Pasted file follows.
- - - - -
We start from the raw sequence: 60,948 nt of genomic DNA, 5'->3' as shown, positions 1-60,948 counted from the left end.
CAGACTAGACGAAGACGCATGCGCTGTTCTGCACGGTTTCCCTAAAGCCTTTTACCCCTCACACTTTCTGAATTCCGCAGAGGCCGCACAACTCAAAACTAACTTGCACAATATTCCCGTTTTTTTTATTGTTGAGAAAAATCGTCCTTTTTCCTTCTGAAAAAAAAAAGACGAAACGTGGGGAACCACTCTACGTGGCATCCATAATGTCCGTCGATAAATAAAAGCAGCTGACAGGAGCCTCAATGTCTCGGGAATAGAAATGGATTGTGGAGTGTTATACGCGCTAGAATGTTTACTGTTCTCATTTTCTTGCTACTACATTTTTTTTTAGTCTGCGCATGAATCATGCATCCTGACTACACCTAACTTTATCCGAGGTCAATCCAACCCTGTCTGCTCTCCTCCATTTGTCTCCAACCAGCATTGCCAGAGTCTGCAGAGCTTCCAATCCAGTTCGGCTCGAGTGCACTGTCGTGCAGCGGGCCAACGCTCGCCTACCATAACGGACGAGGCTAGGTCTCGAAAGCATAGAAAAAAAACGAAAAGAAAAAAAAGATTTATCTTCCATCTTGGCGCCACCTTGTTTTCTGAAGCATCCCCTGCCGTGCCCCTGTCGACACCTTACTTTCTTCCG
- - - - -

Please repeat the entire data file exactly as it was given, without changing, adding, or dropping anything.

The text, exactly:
We start from the raw sequence: 60,948 nt of genomic DNA, 5'->3' as shown, positions 1-60,948 counted from the left end.
CAGACTAGACGAAGACGCATGCGCTGTTCTGCACGGTTTCCCTAAAGCCTTTTACCCCTCACACTTTCTGAATTCCGCAGAGGCCGCACAACTCAAAACTAACTTGCACAATATTCCCGTTTTTTTTATTGTTGAGAAAAATCGTCCTTTTTCCTTCTGAAAAAAAAAAGACGAAACGTGGGGAACCACTCTACGTGGCATCCATAATGTCCGTCGATAAATAAAAGCAGCTGACAGGAGCCTCAATGTCTCGGGAATAGAAATGGATTGTGGAGTGTTATACGCGCTAGAATGTTTACTGTTCTCATTTTCTTGCTACTACATTTTTTTTTAGTCTGCGCATGAATCATGCATCCTGACTACACCTAACTTTATCCGAGGTCAATCCAACCCTGTCTGCTCTCCTCCATTTGTCTCCAACCAGCATTGCCAGAGTCTGCAGAGCTTCCAATCCAGTTCGGCTCGAGTGCACTGTCGTGCAGCGGGCCAACGCTCGCCTACCATAACGGACGAGGCTAGGTCTCGAAAGCATAGAAAAAAAACGAAAAGAAAAAAAAGATTTATCTTCCATCTTGGCGCCACCTTGTTTTCTGAAGCATCCCCTGCCGTGCCCCTGTCGACACCTTACTTTCTTCCG